Secrets of the Nikon D500
Congratulations! As an advanced user of the D500, you found the D500 secrets page of this reviw. Although the D500 doesn’t have any true Easter eggs or hidden modes like some video games, there are certainly some unusual options you might not have known about. These options are worth considering due to the fast-paced nature of wildlife and action photography—the D500’s forte.
Changing Exposure Modes
The default way to change exposure modes on the D500 is the exposure selector on the left combined with the scroll wheels.
However, this is not ergonomic if you’re shooting with a long lens, especially if you’re shooting handheld. I often like to switch from aperture priority to manual mode with auto ISO, and having to use the button on the bottom left of the camera would not be fun.
Luckily, there is another way to change the exposure mode easily. You can reprogram the movie record button to do so, which is not entirely obviously since Nikon restricts which functions can be assigned to each button. Just go to the custom controls in the menu:
With this method, you can also switch between custom shooting banks, which I know some people are fond of.
I already talked in detail about video with the D500, and you should read that page if you want to optimize your D500 for video. But if there’s one takeaway from that page, it’s that you should set your profile to flat.
What do you actually do with that flat D500 footage afterwards? Typically, under this profile, some scenes might be a bit desaturated or lacking contrast. In that case, editing such video is not much different than editing a Raw file. For example, under the Color tab in Davinci Resolve, there is a tone curve that you can use to give your D500 footage the look you want:
Group vs D25 vs Auto
The D500 has excellent tracking abilities, but which mode is best for fast action? It has the D modes like D25, D72, and D153, which prioritizes the central point but tracks beyond. It also has the group mode, which looks like a cluster of four points. In this mode, the camera priorities the closest object over all four points.
Finally, there is Auto mode, which uses magic. Before I talk about the D modes like D25 and group, I actually want to give some love to Auto mode.
For certain situations like erratic birds that are hard to follow manually with group or D modes, the Auto mode actually works surprisingly well. I usually stay away from automatic modes, but after hearing a few very experienced bird photographers praise Auto mode, I tried it myself. And it is actually very good at picking up erratic flying birds across the frame without any intervention!
That being said, Auto mode isn’t good for everything, especially when you have some possibly distracting motion happen in other parts of the frame. So in these cases, should you choose group or one of the D modes like D25 (which is the one I mostly use)?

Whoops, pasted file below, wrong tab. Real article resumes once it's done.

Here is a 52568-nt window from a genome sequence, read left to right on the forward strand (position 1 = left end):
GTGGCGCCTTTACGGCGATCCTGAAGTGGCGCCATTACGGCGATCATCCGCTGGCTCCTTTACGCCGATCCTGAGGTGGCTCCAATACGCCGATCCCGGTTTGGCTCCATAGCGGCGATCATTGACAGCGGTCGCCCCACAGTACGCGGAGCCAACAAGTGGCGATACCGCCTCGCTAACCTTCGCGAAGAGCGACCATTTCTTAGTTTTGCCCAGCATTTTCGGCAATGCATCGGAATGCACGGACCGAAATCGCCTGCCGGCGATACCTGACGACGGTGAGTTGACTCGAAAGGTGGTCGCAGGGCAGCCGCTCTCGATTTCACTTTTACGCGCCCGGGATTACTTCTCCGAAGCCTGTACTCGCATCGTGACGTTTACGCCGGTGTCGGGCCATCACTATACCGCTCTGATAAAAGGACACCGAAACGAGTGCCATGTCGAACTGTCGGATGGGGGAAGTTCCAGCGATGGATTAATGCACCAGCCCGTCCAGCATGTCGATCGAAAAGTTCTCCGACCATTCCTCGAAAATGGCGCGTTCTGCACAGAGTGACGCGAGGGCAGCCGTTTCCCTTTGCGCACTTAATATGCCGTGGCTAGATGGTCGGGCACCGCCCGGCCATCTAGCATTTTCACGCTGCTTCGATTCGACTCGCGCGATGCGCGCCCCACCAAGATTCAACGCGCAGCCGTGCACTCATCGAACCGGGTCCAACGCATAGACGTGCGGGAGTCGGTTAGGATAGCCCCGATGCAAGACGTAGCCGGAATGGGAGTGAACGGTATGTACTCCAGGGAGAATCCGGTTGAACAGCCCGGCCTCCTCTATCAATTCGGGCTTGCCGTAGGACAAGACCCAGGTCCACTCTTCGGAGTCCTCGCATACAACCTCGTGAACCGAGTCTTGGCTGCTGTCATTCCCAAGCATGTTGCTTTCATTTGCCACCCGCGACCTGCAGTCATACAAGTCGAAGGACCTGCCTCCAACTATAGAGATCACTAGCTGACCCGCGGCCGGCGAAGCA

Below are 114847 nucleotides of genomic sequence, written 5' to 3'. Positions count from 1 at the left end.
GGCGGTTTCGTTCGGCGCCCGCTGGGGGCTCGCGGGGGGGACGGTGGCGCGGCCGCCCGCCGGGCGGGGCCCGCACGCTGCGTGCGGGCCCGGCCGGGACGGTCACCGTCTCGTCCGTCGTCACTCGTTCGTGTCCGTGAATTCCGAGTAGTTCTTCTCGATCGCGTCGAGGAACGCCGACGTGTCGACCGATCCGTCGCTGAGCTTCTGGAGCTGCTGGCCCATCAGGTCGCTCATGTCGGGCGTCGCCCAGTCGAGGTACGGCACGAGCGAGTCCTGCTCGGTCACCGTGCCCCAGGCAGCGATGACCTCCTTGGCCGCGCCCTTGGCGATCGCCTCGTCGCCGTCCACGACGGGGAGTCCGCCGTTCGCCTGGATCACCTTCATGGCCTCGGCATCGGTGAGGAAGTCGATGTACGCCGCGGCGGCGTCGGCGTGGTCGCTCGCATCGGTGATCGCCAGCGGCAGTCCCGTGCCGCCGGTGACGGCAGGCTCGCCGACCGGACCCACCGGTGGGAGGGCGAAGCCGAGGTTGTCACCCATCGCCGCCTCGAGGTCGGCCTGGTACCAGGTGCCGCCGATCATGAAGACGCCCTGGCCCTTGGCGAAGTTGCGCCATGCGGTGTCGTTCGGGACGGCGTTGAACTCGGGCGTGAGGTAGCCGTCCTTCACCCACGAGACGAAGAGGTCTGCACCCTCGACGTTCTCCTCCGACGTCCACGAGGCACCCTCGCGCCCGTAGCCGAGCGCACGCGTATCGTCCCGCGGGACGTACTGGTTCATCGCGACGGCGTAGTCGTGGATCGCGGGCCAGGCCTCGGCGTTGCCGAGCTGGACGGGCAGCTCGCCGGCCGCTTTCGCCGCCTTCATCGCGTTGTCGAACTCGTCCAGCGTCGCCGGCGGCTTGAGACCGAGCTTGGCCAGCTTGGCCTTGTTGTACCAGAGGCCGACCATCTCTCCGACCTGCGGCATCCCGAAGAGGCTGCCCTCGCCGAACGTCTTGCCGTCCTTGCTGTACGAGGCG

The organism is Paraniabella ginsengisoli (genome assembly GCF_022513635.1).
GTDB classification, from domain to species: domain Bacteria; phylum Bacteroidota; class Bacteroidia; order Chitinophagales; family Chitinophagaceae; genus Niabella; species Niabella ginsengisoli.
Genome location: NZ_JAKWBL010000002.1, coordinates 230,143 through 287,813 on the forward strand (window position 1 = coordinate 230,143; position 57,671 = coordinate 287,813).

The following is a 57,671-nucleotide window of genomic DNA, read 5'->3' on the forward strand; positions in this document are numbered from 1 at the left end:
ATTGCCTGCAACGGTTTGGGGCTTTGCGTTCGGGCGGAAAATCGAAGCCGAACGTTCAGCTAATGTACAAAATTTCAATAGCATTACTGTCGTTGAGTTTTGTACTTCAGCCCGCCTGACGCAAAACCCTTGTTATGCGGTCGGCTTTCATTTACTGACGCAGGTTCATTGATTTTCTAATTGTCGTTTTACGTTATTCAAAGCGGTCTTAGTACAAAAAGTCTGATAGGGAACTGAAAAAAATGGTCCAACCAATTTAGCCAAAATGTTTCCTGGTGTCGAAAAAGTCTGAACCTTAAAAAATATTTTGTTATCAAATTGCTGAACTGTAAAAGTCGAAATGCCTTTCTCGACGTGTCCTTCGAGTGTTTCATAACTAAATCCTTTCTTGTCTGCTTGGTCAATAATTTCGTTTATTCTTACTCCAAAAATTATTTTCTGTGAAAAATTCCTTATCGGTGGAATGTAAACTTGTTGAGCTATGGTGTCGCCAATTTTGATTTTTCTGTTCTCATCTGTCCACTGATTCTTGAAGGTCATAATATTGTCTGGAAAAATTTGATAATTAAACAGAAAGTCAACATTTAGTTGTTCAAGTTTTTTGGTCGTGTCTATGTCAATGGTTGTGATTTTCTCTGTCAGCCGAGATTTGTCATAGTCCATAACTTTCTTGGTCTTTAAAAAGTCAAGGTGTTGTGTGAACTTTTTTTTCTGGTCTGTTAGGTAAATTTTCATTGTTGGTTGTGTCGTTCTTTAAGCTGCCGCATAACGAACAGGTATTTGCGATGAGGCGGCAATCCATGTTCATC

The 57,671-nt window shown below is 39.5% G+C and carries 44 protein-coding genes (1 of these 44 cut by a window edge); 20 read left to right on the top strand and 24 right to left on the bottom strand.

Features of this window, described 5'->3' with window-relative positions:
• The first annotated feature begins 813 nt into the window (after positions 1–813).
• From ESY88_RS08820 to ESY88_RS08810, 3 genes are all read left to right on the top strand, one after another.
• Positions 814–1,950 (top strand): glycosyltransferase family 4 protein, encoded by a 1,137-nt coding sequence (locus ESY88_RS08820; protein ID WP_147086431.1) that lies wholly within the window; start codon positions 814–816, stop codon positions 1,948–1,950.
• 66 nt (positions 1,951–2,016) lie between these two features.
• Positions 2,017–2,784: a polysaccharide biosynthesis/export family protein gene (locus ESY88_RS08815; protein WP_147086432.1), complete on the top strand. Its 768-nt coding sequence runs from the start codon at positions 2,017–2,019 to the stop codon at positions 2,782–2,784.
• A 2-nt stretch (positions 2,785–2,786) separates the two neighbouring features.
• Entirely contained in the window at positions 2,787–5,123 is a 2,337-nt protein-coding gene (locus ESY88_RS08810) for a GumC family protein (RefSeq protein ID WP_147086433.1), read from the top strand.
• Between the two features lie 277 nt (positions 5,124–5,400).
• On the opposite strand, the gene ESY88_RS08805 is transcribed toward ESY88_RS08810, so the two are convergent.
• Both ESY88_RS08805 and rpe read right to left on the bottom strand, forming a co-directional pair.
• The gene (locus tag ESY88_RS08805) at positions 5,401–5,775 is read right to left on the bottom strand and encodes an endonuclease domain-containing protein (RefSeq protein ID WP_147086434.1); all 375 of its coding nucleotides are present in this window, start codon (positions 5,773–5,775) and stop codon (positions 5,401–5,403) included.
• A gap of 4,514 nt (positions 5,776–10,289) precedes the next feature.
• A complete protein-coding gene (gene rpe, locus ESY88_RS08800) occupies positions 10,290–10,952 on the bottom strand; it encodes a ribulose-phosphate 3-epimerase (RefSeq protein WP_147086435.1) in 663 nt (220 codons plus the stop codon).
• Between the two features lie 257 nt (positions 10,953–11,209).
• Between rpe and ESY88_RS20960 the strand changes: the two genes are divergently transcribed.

There is no doubt that group mode is better at locking quickly since it priorities closeness. I feel like it’s one of the best tracking modes, and it is more ‘sticky’ than the D modes. I tend to think of group as my default mode.
However, sometimes I switch to D25 or start with that because group mode is so good at prioritizing distance that it sometimes loses focus on the body of the bird and picks up its wingtips, which can be a problem for birds flying across the frame.
Therefore, if you’re having trouble with focus issues in such situations, give D25 a try! You can even program the PV button to activate D25 or group mode and have the other mode as a default.
Shooting at Eye Level
I probably talk about it way too much, but shooting at eye level is one of my favourite techniques with wildlife. Nowadays with mirrorless cameras with tilting screens, you can use them to easily shoot at eye-level while sitting on the ground.
The D500 makes this a bit more complex since its autofocus in live-view is very slow. It can be used in good light for stationary subjects, but it will struggle with more dynamic scenes. One possibility is the Nikon DR-5 Screw-In Right Angle Viewfinder, which some of my fellow birders have used with success.
I personally like to bring something something to lie on like a beach towel when I know I’m going to be shooting at low level for a while. This does still strain my neck so I suggest that you frequently stretch if you use this method.
Selecting new folders
Have you ever gone on a multi-day trip and found it frustrating that all your trip images are in the same folder? I like to organize my photo folders by day, and while some computer programs can do this for you, I like to do it right on the D500!
All you have to do is go to the photo shooting menu, select storage folder, and then Select folder by number:
Once you select this option, the D500 will automatically create a new folder for you. I like to do this right before I leave in the morning, along with checking to make sure I have a fresh battery!
I recently did this on my trip to Arizona and it helped me a lot, not only with organizing images on my computer but also with reviewing images in camera.
Although the D500 feels very natural for action, there are certain customizations that bring it even closer to perfection. I have shared some of my favourites here, but I also encourage you to try your own. If you think there is some option that makes the D500 the perfect camera, feel free to share your secret in the comments!
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